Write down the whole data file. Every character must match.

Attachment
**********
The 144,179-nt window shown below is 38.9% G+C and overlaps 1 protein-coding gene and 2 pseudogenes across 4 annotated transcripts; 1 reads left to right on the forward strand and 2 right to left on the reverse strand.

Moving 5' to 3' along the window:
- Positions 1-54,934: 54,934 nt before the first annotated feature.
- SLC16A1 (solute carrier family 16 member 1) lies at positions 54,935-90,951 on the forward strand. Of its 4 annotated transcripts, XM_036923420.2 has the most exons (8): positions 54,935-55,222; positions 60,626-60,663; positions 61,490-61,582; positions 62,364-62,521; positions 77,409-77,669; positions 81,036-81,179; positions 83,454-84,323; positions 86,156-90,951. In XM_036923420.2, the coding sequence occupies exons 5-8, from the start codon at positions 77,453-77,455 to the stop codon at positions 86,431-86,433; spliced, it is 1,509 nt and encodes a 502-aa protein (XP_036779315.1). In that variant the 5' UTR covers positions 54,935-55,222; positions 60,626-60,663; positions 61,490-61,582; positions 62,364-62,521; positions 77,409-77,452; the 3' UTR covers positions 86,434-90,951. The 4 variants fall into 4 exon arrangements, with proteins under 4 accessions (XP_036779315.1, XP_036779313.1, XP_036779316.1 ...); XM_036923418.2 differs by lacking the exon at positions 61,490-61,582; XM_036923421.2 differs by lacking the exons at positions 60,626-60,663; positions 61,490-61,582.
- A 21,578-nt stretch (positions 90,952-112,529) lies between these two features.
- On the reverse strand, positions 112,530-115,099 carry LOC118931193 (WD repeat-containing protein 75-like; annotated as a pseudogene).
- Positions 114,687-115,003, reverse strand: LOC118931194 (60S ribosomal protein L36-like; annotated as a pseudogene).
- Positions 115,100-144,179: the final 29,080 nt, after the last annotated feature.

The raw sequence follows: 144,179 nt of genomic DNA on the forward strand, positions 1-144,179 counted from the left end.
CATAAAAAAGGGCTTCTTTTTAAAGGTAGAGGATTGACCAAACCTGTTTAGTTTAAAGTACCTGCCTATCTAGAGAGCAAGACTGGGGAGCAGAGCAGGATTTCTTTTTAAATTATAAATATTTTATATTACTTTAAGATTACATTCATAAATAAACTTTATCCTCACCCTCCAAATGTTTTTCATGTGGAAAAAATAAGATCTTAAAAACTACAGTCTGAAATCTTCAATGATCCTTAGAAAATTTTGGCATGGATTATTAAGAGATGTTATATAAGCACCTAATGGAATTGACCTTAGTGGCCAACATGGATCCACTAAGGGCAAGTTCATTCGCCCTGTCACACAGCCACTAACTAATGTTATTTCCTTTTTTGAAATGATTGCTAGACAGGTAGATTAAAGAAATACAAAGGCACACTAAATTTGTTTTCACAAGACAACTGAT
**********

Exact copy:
The 144,179-nt window shown below is 38.9% G+C and overlaps 1 protein-coding gene and 2 pseudogenes across 4 annotated transcripts; 1 reads left to right on the forward strand and 2 right to left on the reverse strand.

Moving 5' to 3' along the window:
- Positions 1-54,934: 54,934 nt before the first annotated feature.
- SLC16A1 (solute carrier family 16 member 1) lies at positions 54,935-90,951 on the forward strand. Of its 4 annotated transcripts, XM_036923420.2 has the most exons (8): positions 54,935-55,222; positions 60,626-60,663; positions 61,490-61,582; positions 62,364-62,521; positions 77,409-77,669; positions 81,036-81,179; positions 83,454-84,323; positions 86,156-90,951. In XM_036923420.2, the coding sequence occupies exons 5-8, from the start codon at positions 77,453-77,455 to the stop codon at positions 86,431-86,433; spliced, it is 1,509 nt and encodes a 502-aa protein (XP_036779315.1). In that variant the 5' UTR covers positions 54,935-55,222; positions 60,626-60,663; positions 61,490-61,582; positions 62,364-62,521; positions 77,409-77,452; the 3' UTR covers positions 86,434-90,951. The 4 variants fall into 4 exon arrangements, with proteins under 4 accessions (XP_036779315.1, XP_036779313.1, XP_036779316.1 ...); XM_036923418.2 differs by lacking the exon at positions 61,490-61,582; XM_036923421.2 differs by lacking the exons at positions 60,626-60,663; positions 61,490-61,582.
- A 21,578-nt stretch (positions 90,952-112,529) lies between these two features.
- On the reverse strand, positions 112,530-115,099 carry LOC118931193 (WD repeat-containing protein 75-like; annotated as a pseudogene).
- Positions 114,687-115,003, reverse strand: LOC118931194 (60S ribosomal protein L36-like; annotated as a pseudogene).
- Positions 115,100-144,179: the final 29,080 nt, after the last annotated feature.

The raw sequence follows: 144,179 nt of genomic DNA on the forward strand, positions 1-144,179 counted from the left end.
CATAAAAAAGGGCTTCTTTTTAAAGGTAGAGGATTGACCAAACCTGTTTAGTTTAAAGTACCTGCCTATCTAGAGAGCAAGACTGGGGAGCAGAGCAGGATTTCTTTTTAAATTATAAATATTTTATATTACTTTAAGATTACATTCATAAATAAACTTTATCCTCACCCTCCAAATGTTTTTCATGTGGAAAAAATAAGATCTTAAAAACTACAGTCTGAAATCTTCAATGATCCTTAGAAAATTTTGGCATGGATTATTAAGAGATGTTATATAAGCACCTAATGGAATTGACCTTAGTGGCCAACATGGATCCACTAAGGGCAAGTTCATTCGCCCTGTCACACAGCCACTAACTAATGTTATTTCCTTTTTTGAAATGATTGCTAGACAGGTAGATTAAAGAAATACAAAGGCACACTAAATTTGTTTTCACAAGACAACTGAT